Walking off the brightly sunlit street, it takes a while for your eyes to adjust to the gloom of the Mosteiro dos Jerónimos (Jerónimos Monastery). When your eyes have adjusted, your mind has to follow suit. This is a magnificent building, in size, grandeur and its historical significance. This is where Vasco de Gama’s crew prayed in 1497 before departing on a voyage that would change history.
Nearly a year after departing these shores, in May 1498 de Gama’s crew became the first Europeans to discover India. Rounding the Cape of Good Hope they crossed the Indian Ocean and arriving in Calicut. The discovery of India changed everything. The opulence and wealth of India, and of its native rulers, was obvious. The European desire to have a share if it, insatiable.
Soon a network of trade routes flourished, pepper, cinnamon and other sought-after spices began to flow towards Lisbon. Gold flowed into the coffers of the Portuguese Crown and sparked a fierce rivalry with just about every other European nation. India’s discovery helped establish the Portuguese Empire and virtually ensured the rest of Europe would want a slice of that particular pie.
Built with an enormous amount of money from the booming early 16th century spice trade, the Mosteiro dos Jerónimos is a massive structure with vast stone pillars soaring to the domed roof. The ceiling is ornately carved and looks like a giant spider’s web; beautiful and ancient stained glass windows adorn the walls.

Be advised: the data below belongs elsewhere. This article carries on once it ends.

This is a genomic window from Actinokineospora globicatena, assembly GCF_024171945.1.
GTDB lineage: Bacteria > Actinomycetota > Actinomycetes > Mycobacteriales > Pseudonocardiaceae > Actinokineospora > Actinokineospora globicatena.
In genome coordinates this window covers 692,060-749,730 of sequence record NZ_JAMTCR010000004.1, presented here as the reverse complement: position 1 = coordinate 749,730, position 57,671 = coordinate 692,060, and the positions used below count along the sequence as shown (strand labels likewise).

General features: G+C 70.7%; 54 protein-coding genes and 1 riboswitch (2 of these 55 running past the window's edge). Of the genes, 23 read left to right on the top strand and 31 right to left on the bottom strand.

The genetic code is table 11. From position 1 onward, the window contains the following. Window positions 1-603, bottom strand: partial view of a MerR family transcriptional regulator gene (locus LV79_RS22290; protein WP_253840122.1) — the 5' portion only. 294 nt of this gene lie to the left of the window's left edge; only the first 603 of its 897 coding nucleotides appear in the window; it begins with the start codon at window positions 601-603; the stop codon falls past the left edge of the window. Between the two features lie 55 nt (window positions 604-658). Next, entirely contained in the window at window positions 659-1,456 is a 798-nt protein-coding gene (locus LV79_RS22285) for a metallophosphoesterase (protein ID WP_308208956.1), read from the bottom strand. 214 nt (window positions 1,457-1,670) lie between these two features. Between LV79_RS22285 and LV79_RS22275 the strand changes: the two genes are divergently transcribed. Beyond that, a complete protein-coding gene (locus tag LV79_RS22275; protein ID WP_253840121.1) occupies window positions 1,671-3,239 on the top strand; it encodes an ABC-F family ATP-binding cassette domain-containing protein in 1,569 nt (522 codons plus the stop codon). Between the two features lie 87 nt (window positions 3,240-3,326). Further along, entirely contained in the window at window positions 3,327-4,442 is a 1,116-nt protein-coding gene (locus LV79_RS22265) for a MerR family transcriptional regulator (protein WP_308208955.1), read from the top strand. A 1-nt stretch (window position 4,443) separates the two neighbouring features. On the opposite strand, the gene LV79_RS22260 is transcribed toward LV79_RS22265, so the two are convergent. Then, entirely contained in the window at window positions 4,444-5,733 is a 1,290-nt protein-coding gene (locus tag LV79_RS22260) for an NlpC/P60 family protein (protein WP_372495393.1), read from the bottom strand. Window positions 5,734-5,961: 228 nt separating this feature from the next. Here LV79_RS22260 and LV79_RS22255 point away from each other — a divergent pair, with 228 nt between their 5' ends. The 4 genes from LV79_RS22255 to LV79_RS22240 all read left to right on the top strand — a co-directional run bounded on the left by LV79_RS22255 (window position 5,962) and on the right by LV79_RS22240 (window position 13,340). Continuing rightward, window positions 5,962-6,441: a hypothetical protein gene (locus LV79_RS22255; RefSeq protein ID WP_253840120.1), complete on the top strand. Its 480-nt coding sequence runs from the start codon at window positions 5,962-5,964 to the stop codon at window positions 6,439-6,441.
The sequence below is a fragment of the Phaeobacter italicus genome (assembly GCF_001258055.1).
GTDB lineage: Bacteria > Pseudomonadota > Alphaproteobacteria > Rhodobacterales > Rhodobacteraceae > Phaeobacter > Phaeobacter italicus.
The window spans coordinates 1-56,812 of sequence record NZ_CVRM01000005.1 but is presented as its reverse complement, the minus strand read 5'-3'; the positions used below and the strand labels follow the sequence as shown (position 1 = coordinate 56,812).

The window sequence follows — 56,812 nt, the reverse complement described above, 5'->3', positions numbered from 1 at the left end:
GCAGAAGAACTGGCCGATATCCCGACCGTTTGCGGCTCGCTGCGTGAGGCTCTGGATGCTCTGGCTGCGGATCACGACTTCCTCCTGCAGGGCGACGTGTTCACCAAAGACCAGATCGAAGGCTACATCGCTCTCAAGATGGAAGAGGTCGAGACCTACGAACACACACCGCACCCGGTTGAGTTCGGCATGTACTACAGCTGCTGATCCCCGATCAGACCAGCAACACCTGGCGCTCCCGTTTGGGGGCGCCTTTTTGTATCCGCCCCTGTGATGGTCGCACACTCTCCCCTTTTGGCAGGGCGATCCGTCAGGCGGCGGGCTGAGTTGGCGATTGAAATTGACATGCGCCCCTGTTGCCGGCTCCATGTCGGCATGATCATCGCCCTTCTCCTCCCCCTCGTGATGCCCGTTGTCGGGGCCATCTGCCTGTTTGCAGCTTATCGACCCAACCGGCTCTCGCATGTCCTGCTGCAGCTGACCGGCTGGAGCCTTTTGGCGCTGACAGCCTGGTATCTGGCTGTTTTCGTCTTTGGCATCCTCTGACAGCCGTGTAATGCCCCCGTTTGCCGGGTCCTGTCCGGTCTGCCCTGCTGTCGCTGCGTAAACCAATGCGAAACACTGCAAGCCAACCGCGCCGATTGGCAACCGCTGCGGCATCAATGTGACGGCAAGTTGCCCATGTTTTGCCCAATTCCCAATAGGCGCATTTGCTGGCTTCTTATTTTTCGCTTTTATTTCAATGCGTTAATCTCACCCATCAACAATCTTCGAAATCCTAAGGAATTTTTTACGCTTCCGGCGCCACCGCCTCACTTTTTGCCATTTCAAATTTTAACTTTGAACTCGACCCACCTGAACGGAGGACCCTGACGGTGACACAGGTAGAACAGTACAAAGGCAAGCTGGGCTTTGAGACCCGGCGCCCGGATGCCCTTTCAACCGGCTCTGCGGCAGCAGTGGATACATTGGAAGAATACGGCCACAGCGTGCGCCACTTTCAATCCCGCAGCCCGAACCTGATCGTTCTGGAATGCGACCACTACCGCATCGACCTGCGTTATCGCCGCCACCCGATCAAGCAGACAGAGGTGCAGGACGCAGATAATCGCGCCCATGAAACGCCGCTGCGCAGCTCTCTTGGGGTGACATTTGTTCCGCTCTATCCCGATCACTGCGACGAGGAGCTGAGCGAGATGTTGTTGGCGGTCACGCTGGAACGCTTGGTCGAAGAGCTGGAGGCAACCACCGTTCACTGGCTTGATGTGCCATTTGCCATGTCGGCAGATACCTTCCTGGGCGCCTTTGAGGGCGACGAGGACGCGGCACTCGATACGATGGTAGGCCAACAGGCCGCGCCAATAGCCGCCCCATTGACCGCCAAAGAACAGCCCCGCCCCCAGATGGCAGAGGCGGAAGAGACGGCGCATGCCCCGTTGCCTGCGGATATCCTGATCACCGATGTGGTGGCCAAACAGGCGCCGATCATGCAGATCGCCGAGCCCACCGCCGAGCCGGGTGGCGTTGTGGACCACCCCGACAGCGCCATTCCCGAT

Europe’s early exploration and huge accumulation of wealth led to a truly impressive burst of artistic and architectural creativity. The Mosteiro embodies the Age of Exploration, exemplifying Portugal’s “Golden Age”; and fittingly this is the building where the most famous of all Portugal’s early explorers, Vasco da Gama, is entombed in beautifully carved marble. For a traveller, a visit to Lisbon wouldn’t be complete without a pilgrimage to see de Gama’s final resting place.
A little walk through some gardens brings you to the banks of the Rio Tejo, where fishermen try their luck and a couple of other monuments to Portugal’s Golden Age are found. The Padrão dos Descobrimentos, or Monument to the Discoveries, was opened to the public in 1960 to commemorate Portugal’s past glories at a moment of right wing nationalist tub thumping.
Harmless as it may look, the Padrão dos Descobrimentos was built by the Estado Novo government of dictator António de Oliveira Salazar, in part to send a message to Portugal’s African colonies. When the rest of Europe was retreating in the face of pro-independence movements in the 1950s and 1960s, Salazar’s pro-colonial ideology saw Portugal dragged into colonial wars which only ended with a 1974 military coup overthrowing the Estado Novo.
Not so subtle message or not, the Monument to the Discoveries is a dramatic piece of sculpture. Along the sides are numerous carved figures of rather pious looking individuals facing towards the horizon. The wonderful thing is you can climb up inside the monument and get tremendous panoramic views over the river and town. Looking down there is a giant map of the world showing the dates of each of Portugal’s discoveries.
Stroll a little further along the river front and you arrive at the UNESCO World Heritage Site of Belém Tower. It initially struck me that this rather odd boat like structure was just for ornament, but this was part of an elaborate defence system in the early 16th Century. It was still seeing action during the Napoleonic Wars in the early 19th Century. This little stretch of waterfront has seen its share of history.